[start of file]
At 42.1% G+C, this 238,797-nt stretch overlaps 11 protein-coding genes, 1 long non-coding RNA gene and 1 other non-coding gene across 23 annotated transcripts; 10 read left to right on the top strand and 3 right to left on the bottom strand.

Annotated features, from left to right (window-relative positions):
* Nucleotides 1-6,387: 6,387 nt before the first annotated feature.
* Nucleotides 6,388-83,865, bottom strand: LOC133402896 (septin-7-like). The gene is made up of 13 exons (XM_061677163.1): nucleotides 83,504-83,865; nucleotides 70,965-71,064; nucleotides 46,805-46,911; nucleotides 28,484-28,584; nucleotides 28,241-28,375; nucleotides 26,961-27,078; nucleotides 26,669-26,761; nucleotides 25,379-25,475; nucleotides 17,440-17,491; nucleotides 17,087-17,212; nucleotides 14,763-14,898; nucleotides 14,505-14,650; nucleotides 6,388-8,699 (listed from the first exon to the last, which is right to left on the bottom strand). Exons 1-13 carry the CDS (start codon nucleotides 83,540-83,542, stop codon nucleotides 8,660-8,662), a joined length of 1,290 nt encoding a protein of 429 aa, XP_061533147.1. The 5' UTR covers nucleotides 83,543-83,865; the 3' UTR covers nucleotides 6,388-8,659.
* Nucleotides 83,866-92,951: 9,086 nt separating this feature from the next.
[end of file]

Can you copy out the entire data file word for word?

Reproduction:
At 42.1% G+C, this 238,797-nt stretch overlaps 11 protein-coding genes, 1 long non-coding RNA gene and 1 other non-coding gene across 23 annotated transcripts; 10 read left to right on the top strand and 3 right to left on the bottom strand.

Annotated features, from left to right (window-relative positions):
* Nucleotides 1-6,387: 6,387 nt before the first annotated feature.
* Nucleotides 6,388-83,865, bottom strand: LOC133402896 (septin-7-like). The gene is made up of 13 exons (XM_061677163.1): nucleotides 83,504-83,865; nucleotides 70,965-71,064; nucleotides 46,805-46,911; nucleotides 28,484-28,584; nucleotides 28,241-28,375; nucleotides 26,961-27,078; nucleotides 26,669-26,761; nucleotides 25,379-25,475; nucleotides 17,440-17,491; nucleotides 17,087-17,212; nucleotides 14,763-14,898; nucleotides 14,505-14,650; nucleotides 6,388-8,699 (listed from the first exon to the last, which is right to left on the bottom strand). Exons 1-13 carry the CDS (start codon nucleotides 83,540-83,542, stop codon nucleotides 8,660-8,662), a joined length of 1,290 nt encoding a protein of 429 aa, XP_061533147.1. The 5' UTR covers nucleotides 83,543-83,865; the 3' UTR covers nucleotides 6,388-8,659.
* Nucleotides 83,866-92,951: 9,086 nt separating this feature from the next.